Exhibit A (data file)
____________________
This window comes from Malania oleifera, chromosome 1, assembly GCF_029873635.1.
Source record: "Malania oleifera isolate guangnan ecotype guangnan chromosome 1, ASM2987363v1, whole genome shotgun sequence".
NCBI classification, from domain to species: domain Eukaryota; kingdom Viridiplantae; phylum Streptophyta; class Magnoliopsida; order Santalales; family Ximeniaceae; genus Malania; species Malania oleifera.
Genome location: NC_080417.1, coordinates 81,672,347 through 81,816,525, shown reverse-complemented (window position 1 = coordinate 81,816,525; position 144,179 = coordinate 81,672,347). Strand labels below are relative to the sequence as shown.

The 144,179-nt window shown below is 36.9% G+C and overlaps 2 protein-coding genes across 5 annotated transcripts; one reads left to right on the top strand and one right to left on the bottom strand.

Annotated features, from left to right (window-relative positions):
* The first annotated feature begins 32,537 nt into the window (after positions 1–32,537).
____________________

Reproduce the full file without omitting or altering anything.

This window comes from Malania oleifera, chromosome 1, assembly GCF_029873635.1.
Source record: "Malania oleifera isolate guangnan ecotype guangnan chromosome 1, ASM2987363v1, whole genome shotgun sequence".
NCBI classification, from domain to species: domain Eukaryota; kingdom Viridiplantae; phylum Streptophyta; class Magnoliopsida; order Santalales; family Ximeniaceae; genus Malania; species Malania oleifera.
Genome location: NC_080417.1, coordinates 81,672,347 through 81,816,525, shown reverse-complemented (window position 1 = coordinate 81,816,525; position 144,179 = coordinate 81,672,347). Strand labels below are relative to the sequence as shown.

The 144,179-nt window shown below is 36.9% G+C and overlaps 2 protein-coding genes across 5 annotated transcripts; one reads left to right on the top strand and one right to left on the bottom strand.

Annotated features, from left to right (window-relative positions):
* The first annotated feature begins 32,537 nt into the window (after positions 1–32,537).